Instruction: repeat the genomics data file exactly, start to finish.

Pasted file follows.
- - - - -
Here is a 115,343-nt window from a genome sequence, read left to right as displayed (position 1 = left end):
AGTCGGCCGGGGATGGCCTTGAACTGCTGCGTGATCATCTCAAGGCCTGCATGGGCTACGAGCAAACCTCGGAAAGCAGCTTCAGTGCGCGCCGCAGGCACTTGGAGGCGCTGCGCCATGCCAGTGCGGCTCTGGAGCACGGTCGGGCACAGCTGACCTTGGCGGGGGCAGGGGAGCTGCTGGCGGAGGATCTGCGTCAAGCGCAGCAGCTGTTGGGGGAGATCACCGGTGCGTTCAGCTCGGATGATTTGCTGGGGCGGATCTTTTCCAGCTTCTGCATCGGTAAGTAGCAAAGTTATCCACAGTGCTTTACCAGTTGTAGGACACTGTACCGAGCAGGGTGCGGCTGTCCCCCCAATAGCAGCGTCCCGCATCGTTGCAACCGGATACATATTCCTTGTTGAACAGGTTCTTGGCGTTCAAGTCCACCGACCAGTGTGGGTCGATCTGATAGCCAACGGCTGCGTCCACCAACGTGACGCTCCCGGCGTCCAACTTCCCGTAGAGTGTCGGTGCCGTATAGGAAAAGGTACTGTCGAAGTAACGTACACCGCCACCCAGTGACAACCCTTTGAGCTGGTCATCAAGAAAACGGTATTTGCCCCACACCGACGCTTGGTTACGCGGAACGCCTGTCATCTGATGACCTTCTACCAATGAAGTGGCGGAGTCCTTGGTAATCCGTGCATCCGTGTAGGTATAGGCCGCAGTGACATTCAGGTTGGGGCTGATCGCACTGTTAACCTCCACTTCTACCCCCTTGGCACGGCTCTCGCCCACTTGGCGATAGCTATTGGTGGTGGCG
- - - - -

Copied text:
Here is a 115,343-nt window from a genome sequence, read left to right as displayed (position 1 = left end):
AGTCGGCCGGGGATGGCCTTGAACTGCTGCGTGATCATCTCAAGGCCTGCATGGGCTACGAGCAAACCTCGGAAAGCAGCTTCAGTGCGCGCCGCAGGCACTTGGAGGCGCTGCGCCATGCCAGTGCGGCTCTGGAGCACGGTCGGGCACAGCTGACCTTGGCGGGGGCAGGGGAGCTGCTGGCGGAGGATCTGCGTCAAGCGCAGCAGCTGTTGGGGGAGATCACCGGTGCGTTCAGCTCGGATGATTTGCTGGGGCGGATCTTTTCCAGCTTCTGCATCGGTAAGTAGCAAAGTTATCCACAGTGCTTTACCAGTTGTAGGACACTGTACCGAGCAGGGTGCGGCTGTCCCCCCAATAGCAGCGTCCCGCATCGTTGCAACCGGATACATATTCCTTGTTGAACAGGTTCTTGGCGTTCAAGTCCACCGACCAGTGTGGGTCGATCTGATAGCCAACGGCTGCGTCCACCAACGTGACGCTCCCGGCGTCCAACTTCCCGTAGAGTGTCGGTGCCGTATAGGAAAAGGTACTGTCGAAGTAACGTACACCGCCACCCAGTGACAACCCTTTGAGCTGGTCATCAAGAAAACGGTATTTGCCCCACACCGACGCTTGGTTACGCGGAACGCCTGTCATCTGATGACCTTCTACCAATGAAGTGGCGGAGTCCTTGGTAATCCGTGCATCCGTGTAGGTATAGGCCGCAGTGACATTCAGGTTGGGGCTGATCGCACTGTTAACCTCCACTTCTACCCCCTTGGCACGGCTCTCGCCCACTTGGCGATAGCTATTGGTGGTGGCG